WTO Rules Retroactive U.S. Countervailing Duty Law is Lawful, but that Commerce did not Properly Investigate Possible “Double Remedies” in Cases against Products from China and Vietnam

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On March 27, 2014, the World Trade Organization (WTO) issued a Panel Report regarding “United States—Countervailing and Anti-Dumping Measures on Certain Products from China.”  The Panel upheld the validity of Section 1 of Public Law (P.L.) 112-99, a statute passed by the U.S. Congress with no debate and signed almost immediately by the President on March 13, 2012.  The WTO Panel, however, held unlawful certain investigations and reviews conducted by the U.S. Department of Commerce in relation to countervailing duties (CVD) against non-market economy (NME) countries, namely China and Vietnam.  Earlier this week, the Panel Report was appealed to the WTO Appellate Body which is reviewing the decision

Section 1 of P.L. 112-99 amended the United States Tariff Act of 1930 by adding a provision that provides a legal basis for the U.S. to impose CVD against imports from NME countries. The law was enacted to overturn a 2011 decision from the U.S. Court of Appeals for the Federal Circuit that ruled imposing CVD in addition to antidumping duties (ADD) on the same products from NME countries was contrary to U.S. trade law.  The amended law requires relevant U.S. administrative agencies and federal courts to apply CVD, if any, in all proceedings, resulting U.S. Customs and Border Protection (CBP) actions, and judicial proceedings initiated on or after November 20, 2006, involving products from NME countries.  In September, 2012, China submitted a Request for Consultations to the WTO.

China requested that the WTO Panel find that: (1) Section 1 of P.L. 112-99 is inconsistent with certain Articles of the General Agreement on Tariffs and Trade (the “GATT”) relating to transparency and notice; and (2) the U.S. failed to investigate and avoid double remedies in certain investigations and reviews initiated between November 20, 2006 and March 13, 2012, with the resulting CVD measures being inconsistent with certain Articles of the Agreement on Subsidies and Countervailing Measures (the “SCM Agreement”).  The WTO Panel rejected China’s challenges to Section 1 as being inconsistent with GATT requirements regarding the passage of legislation. 

In response to China’s “double remedies” claim, however, the Panel held that in 25 CVD  proceedings parallel to ADD investigations, initiated between November 20, 2006 and March 13, 2012, the U.S. has acted inconsistently with the SCM Agreement.  Specifically, the Panel found that the U.S. Commerce Department’s concurrent imposition of ADD and CVD calculated on the basis of an NME methodology on the same products, without investigating, in either the CVD investigations and reviews or in the parallel ADD investigations and reviews, whether double remedies arose from such concurrent duties.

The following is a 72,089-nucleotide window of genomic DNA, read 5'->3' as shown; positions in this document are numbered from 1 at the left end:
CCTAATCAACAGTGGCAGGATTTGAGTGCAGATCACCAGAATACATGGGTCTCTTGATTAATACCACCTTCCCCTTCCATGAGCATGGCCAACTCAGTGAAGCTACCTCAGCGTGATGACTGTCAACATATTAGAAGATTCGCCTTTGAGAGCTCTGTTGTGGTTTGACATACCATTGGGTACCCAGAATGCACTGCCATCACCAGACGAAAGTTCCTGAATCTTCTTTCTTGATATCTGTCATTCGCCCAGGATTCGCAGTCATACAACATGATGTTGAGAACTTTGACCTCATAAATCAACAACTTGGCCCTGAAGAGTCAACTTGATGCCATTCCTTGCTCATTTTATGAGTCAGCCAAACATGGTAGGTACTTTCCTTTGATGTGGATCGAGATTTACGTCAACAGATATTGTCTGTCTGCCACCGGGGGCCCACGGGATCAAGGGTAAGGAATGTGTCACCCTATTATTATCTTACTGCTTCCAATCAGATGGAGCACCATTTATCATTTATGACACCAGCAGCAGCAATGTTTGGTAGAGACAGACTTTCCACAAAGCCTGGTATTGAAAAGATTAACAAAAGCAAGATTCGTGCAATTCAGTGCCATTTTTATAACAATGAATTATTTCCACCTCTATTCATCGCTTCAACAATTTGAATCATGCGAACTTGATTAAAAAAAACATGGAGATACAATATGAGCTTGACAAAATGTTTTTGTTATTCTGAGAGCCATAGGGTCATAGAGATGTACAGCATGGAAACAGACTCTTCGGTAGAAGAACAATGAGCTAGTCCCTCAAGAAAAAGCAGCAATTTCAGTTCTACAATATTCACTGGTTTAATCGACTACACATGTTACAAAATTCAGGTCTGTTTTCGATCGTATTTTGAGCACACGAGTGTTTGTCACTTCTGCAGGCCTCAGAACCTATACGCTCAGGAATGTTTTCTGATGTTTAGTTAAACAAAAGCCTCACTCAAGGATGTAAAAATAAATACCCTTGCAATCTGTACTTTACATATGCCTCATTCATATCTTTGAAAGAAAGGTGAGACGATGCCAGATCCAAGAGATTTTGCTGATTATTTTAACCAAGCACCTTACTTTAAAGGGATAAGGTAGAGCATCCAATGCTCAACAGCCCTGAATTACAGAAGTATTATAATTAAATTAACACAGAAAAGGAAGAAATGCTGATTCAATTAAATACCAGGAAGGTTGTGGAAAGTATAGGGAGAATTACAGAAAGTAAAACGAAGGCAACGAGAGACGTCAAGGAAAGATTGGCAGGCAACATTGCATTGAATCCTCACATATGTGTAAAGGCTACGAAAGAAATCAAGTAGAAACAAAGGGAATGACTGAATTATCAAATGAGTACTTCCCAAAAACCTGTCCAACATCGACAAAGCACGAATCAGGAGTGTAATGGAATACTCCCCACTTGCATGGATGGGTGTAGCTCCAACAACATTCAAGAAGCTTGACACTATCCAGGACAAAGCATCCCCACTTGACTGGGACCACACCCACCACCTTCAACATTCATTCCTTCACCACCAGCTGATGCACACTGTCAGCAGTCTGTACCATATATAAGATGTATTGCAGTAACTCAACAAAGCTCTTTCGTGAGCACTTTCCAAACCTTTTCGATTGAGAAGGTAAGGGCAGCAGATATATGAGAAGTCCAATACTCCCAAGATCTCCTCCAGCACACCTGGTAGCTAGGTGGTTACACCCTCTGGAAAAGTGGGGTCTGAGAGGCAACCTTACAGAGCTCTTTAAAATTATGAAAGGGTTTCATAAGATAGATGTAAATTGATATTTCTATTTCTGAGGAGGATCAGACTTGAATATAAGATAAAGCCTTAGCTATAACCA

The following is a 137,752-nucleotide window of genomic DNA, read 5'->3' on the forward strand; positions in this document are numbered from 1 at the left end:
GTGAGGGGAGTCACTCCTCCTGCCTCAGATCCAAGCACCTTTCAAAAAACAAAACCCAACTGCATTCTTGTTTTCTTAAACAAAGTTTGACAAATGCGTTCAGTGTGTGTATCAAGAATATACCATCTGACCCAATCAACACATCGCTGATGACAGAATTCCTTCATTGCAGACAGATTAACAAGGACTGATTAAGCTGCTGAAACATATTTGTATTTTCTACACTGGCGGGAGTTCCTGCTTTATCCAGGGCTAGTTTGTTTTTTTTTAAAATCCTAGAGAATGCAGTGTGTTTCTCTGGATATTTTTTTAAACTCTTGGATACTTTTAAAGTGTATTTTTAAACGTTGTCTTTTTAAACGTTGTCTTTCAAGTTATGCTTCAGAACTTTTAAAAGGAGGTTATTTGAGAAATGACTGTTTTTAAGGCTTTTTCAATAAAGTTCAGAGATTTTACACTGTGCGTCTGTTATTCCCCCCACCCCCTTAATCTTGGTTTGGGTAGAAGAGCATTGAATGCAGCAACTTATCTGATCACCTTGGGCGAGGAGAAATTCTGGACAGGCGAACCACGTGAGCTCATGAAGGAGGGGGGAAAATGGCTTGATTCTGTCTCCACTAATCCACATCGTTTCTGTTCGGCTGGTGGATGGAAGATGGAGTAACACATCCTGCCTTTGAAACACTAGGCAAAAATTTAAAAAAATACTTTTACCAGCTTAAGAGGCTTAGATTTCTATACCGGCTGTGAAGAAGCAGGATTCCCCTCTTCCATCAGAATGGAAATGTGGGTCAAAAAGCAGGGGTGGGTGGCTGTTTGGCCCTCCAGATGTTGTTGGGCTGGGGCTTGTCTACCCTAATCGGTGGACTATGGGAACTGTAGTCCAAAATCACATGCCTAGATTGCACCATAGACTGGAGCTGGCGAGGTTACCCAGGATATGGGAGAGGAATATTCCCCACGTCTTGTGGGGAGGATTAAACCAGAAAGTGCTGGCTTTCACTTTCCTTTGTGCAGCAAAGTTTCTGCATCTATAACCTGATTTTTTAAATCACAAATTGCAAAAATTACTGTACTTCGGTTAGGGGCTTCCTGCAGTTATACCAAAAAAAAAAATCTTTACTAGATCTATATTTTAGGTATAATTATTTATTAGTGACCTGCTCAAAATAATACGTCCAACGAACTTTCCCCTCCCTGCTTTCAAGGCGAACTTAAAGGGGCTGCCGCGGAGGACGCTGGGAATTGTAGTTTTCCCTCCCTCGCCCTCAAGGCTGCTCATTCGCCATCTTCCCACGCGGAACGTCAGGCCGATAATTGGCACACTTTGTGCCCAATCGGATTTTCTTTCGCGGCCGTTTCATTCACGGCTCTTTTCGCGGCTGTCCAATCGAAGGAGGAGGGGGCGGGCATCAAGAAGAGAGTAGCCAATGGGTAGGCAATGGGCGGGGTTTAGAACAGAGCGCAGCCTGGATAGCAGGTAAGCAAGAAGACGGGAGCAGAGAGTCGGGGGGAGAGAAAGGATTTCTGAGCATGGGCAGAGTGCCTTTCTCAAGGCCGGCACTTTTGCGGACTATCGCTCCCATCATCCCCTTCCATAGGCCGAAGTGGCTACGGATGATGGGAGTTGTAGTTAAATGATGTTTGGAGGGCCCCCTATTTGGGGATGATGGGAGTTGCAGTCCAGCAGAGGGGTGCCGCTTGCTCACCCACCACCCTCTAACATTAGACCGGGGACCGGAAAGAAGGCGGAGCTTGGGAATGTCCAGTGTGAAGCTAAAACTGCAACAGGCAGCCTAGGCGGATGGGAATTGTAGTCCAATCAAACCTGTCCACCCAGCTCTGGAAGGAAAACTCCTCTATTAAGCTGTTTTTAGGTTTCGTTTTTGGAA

The Panel concluded that to the extent that the measures at issue were inconsistent with the SCM Agreement, those measures had nullified or impaired benefits accruing to China under that Agreement.  Accordingly, the Panel recommended that the U.S. bring the investigations and reviews in 25 cases into conformity with its obligations under the SCM Agreement. 

The 25 cases include a broad range of products imported from China, including: Raw Flexible Magnets; Welded Austenitic Stainless Pressure Pipe; Oil Country Tubular Goods; Drill Pipe; and Aluminum Extrusions, which has an extremely broad Scope and captures components and finished goods in products used in the construction, medical device, and manufacturing sectors.

In light of this WTO Panel Report, producers and exporters in China and other NME countries, as well as U.S. importers, whose products are subject to ADD/CVD may consider taking steps to protect their legal rights.   

We would like to thank Ms. Yang Luan, Legal Intern, for contributing to this Client Alert.  Ms. Luan is from China and earned her LL.M. from Case Western Reserve University School of Law and is awaiting admission to the New York State Bar.  

For questions and assistance with issues involving antidumping and countervailing duty cases, including scope rulings, administrative reviews, and other proceedings, compliance with ADD/CVD orders, responding to CBP requests for information, demands for duties, investigations, penalties, preparing prior disclosures, as well as for assistance with other issues relating to international trade laws and regulations, please contact Managing Attorney, Jon P. Yormick, at jon@yormicklaw.com or by calling +1.866.967.6425 (Toll free in Canada & U.S.), Office: +1.216.928.3474, or Mobile: +1.216.269.5138.

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